The River Thames has connected people and places since prehistoric times, developing into an important trade and transport route, on which the growth of London was founded.

Throughout the Middle Ages the river was one of London's main highways. Barges and riverboats brought fish, wood and wool to the City, while watermen ferried people up, down and across the river, also connecting the royal palaces of Windsor, Hampton Court, Richmond and Kew with Westminster, the Tower Of London and Greenwich.

By the 1700s, trading ships arrived, carrying goods for sale in the City. Tea, silk and spices came from the East, sugar was brought from the Caribbean, timber from Norway and iron ore from Sweden.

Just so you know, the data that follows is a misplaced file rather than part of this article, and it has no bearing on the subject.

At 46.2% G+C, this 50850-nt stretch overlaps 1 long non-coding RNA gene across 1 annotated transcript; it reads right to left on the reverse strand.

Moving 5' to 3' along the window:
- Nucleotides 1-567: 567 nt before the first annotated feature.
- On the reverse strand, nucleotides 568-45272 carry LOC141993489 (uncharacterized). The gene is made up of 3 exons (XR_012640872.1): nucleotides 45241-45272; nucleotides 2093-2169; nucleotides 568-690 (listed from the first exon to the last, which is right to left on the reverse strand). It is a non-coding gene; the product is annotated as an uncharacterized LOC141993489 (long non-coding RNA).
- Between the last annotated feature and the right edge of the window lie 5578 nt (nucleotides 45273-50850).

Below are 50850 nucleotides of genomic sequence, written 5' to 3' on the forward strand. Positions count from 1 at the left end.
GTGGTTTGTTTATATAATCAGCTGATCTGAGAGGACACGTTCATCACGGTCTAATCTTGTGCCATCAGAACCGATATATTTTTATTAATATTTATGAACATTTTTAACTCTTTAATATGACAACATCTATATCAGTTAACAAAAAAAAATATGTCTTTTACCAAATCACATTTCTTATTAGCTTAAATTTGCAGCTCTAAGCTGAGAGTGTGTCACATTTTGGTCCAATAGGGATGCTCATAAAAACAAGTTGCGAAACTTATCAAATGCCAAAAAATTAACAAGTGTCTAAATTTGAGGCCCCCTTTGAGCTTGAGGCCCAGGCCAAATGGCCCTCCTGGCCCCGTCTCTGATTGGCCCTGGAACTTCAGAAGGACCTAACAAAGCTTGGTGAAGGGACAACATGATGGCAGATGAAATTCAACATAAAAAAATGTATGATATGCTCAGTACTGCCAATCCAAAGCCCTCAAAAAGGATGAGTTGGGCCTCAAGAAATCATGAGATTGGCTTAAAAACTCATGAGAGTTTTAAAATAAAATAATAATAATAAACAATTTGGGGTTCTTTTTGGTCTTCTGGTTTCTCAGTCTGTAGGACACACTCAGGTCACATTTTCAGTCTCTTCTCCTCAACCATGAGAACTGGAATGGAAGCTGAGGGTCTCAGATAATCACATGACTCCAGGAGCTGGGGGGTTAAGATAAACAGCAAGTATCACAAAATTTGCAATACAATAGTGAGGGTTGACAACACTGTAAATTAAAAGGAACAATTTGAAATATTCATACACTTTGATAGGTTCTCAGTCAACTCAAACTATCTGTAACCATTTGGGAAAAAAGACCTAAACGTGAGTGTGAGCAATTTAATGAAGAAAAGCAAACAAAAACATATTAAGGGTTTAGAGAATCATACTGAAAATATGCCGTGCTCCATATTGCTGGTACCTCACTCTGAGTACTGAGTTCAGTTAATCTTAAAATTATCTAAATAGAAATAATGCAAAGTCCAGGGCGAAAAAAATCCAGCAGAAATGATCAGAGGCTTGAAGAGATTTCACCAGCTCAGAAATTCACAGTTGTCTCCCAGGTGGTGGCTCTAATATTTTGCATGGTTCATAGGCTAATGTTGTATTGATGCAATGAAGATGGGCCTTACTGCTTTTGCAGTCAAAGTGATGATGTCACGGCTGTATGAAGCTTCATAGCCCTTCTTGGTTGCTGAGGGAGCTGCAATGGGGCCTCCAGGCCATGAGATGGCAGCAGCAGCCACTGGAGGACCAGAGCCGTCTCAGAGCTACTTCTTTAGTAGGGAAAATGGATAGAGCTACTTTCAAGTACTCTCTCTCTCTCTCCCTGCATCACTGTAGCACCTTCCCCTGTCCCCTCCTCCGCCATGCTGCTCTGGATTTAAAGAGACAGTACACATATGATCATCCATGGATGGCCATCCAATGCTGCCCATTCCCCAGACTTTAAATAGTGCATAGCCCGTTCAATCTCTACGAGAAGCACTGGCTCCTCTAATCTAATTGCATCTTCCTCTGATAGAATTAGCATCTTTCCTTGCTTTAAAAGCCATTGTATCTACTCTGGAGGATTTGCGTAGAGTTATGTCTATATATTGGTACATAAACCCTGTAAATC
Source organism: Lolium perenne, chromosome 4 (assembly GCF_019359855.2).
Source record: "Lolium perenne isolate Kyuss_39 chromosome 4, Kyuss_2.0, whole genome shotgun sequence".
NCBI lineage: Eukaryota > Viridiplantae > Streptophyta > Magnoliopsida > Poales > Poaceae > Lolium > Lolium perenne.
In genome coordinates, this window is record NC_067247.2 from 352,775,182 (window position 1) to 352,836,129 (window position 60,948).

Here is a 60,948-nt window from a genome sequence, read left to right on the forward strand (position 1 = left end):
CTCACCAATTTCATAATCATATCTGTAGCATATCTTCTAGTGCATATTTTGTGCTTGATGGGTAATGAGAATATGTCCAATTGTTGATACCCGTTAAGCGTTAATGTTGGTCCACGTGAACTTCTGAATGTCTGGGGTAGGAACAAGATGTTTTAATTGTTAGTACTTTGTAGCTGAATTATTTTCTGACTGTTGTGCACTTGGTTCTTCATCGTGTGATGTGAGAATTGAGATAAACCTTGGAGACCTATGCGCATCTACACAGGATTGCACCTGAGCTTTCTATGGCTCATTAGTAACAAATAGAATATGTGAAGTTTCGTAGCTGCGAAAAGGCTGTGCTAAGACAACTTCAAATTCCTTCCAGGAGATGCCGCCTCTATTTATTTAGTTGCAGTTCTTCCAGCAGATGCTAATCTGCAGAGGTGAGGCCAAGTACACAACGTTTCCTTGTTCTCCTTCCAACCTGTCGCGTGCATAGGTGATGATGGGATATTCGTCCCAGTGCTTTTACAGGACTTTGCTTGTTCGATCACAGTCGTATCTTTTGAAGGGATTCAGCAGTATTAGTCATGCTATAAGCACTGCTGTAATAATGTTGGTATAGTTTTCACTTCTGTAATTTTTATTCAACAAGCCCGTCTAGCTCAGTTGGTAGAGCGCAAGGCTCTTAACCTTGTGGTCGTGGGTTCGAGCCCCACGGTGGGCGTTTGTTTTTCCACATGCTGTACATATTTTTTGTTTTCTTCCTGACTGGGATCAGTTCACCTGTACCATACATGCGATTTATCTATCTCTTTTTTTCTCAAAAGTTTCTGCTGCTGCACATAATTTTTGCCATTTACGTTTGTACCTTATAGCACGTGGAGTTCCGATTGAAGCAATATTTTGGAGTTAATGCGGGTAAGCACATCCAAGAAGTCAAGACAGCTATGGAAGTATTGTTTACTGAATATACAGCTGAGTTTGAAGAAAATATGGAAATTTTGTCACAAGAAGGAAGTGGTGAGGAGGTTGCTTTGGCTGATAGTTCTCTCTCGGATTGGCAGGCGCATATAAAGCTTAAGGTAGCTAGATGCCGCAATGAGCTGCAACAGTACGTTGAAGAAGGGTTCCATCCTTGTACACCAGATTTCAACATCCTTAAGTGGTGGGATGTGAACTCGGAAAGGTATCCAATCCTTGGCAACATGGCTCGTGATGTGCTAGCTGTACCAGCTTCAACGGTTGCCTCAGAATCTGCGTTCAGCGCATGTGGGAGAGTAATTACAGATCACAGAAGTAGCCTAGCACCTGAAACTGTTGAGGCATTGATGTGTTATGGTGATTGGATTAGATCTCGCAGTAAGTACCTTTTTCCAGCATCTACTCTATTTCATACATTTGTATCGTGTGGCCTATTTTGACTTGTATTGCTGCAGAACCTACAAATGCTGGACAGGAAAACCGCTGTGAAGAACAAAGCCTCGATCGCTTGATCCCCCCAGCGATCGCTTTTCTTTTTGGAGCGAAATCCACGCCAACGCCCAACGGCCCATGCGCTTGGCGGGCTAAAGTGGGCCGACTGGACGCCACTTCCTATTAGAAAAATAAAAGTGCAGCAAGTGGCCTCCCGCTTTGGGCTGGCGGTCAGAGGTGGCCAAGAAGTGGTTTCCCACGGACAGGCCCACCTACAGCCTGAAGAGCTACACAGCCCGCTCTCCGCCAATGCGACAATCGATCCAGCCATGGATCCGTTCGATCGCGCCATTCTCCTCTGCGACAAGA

Today the wharves have become residential and the river traffic recreational, but signs of the river’s past endure. The Queen’s Diamond Jubilee Pageant echoes a long history of royal events on the River Thames, including the coronations of Richard III in 1483 and Anne in 1533.

This exhibition is a celebration of different facets of London’s River Thames.

Joan Mackarell
Gudde Jane Skyrme
Jo Mackarell